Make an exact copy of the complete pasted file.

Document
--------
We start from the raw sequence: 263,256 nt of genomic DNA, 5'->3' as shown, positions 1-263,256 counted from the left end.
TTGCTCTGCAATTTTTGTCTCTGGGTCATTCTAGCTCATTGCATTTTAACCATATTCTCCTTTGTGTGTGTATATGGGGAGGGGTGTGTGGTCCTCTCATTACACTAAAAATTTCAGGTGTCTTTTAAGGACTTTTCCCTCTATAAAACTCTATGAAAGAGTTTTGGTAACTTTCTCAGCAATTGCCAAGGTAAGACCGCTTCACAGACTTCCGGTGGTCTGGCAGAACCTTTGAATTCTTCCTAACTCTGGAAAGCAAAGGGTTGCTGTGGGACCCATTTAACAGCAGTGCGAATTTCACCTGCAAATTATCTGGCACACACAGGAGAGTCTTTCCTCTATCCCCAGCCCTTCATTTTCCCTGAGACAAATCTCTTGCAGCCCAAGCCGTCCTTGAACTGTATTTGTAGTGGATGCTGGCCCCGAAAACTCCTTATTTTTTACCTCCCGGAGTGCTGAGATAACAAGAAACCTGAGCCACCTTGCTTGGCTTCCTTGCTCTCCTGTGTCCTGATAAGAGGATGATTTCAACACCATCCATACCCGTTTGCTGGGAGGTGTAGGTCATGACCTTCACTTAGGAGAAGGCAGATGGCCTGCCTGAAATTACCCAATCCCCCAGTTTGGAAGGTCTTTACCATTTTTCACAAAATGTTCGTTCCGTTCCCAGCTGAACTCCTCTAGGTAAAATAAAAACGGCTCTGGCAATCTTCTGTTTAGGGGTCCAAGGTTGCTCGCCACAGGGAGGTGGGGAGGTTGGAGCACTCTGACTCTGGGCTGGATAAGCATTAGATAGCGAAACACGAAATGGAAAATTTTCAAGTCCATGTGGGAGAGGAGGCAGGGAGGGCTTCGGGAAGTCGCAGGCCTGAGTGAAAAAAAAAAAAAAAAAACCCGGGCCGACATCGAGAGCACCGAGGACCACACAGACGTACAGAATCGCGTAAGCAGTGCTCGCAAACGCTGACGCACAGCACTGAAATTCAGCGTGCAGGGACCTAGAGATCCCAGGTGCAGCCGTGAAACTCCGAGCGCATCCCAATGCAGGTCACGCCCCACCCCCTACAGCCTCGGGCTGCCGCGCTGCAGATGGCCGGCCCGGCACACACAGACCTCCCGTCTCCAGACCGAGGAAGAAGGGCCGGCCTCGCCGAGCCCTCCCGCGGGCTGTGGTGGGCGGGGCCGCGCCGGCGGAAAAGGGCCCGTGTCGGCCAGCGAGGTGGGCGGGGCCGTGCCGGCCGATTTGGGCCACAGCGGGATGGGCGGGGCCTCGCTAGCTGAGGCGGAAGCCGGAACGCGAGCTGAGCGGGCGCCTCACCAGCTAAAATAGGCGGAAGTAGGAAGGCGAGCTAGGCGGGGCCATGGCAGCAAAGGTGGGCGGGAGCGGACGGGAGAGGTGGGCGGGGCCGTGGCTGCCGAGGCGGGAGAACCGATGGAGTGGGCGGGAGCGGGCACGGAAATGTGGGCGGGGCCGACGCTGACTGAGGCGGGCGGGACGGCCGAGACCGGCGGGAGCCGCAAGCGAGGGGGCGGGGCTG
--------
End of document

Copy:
We start from the raw sequence: 263,256 nt of genomic DNA, 5'->3' as shown, positions 1-263,256 counted from the left end.
TTGCTCTGCAATTTTTGTCTCTGGGTCATTCTAGCTCATTGCATTTTAACCATATTCTCCTTTGTGTGTGTATATGGGGAGGGGTGTGTGGTCCTCTCATTACACTAAAAATTTCAGGTGTCTTTTAAGGACTTTTCCCTCTATAAAACTCTATGAAAGAGTTTTGGTAACTTTCTCAGCAATTGCCAAGGTAAGACCGCTTCACAGACTTCCGGTGGTCTGGCAGAACCTTTGAATTCTTCCTAACTCTGGAAAGCAAAGGGTTGCTGTGGGACCCATTTAACAGCAGTGCGAATTTCACCTGCAAATTATCTGGCACACACAGGAGAGTCTTTCCTCTATCCCCAGCCCTTCATTTTCCCTGAGACAAATCTCTTGCAGCCCAAGCCGTCCTTGAACTGTATTTGTAGTGGATGCTGGCCCCGAAAACTCCTTATTTTTTACCTCCCGGAGTGCTGAGATAACAAGAAACCTGAGCCACCTTGCTTGGCTTCCTTGCTCTCCTGTGTCCTGATAAGAGGATGATTTCAACACCATCCATACCCGTTTGCTGGGAGGTGTAGGTCATGACCTTCACTTAGGAGAAGGCAGATGGCCTGCCTGAAATTACCCAATCCCCCAGTTTGGAAGGTCTTTACCATTTTTCACAAAATGTTCGTTCCGTTCCCAGCTGAACTCCTCTAGGTAAAATAAAAACGGCTCTGGCAATCTTCTGTTTAGGGGTCCAAGGTTGCTCGCCACAGGGAGGTGGGGAGGTTGGAGCACTCTGACTCTGGGCTGGATAAGCATTAGATAGCGAAACACGAAATGGAAAATTTTCAAGTCCATGTGGGAGAGGAGGCAGGGAGGGCTTCGGGAAGTCGCAGGCCTGAGTGAAAAAAAAAAAAAAAAAACCCGGGCCGACATCGAGAGCACCGAGGACCACACAGACGTACAGAATCGCGTAAGCAGTGCTCGCAAACGCTGACGCACAGCACTGAAATTCAGCGTGCAGGGACCTAGAGATCCCAGGTGCAGCCGTGAAACTCCGAGCGCATCCCAATGCAGGTCACGCCCCACCCCCTACAGCCTCGGGCTGCCGCGCTGCAGATGGCCGGCCCGGCACACACAGACCTCCCGTCTCCAGACCGAGGAAGAAGGGCCGGCCTCGCCGAGCCCTCCCGCGGGCTGTGGTGGGCGGGGCCGCGCCGGCGGAAAAGGGCCCGTGTCGGCCAGCGAGGTGGGCGGGGCCGTGCCGGCCGATTTGGGCCACAGCGGGATGGGCGGGGCCTCGCTAGCTGAGGCGGAAGCCGGAACGCGAGCTGAGCGGGCGCCTCACCAGCTAAAATAGGCGGAAGTAGGAAGGCGAGCTAGGCGGGGCCATGGCAGCAAAGGTGGGCGGGAGCGGACGGGAGAGGTGGGCGGGGCCGTGGCTGCCGAGGCGGGAGAACCGATGGAGTGGGCGGGAGCGGGCACGGAAATGTGGGCGGGGCCGACGCTGACTGAGGCGGGCGGGACGGCCGAGACCGGCGGGAGCCGCAAGCGAGGGGGCGGGGCTG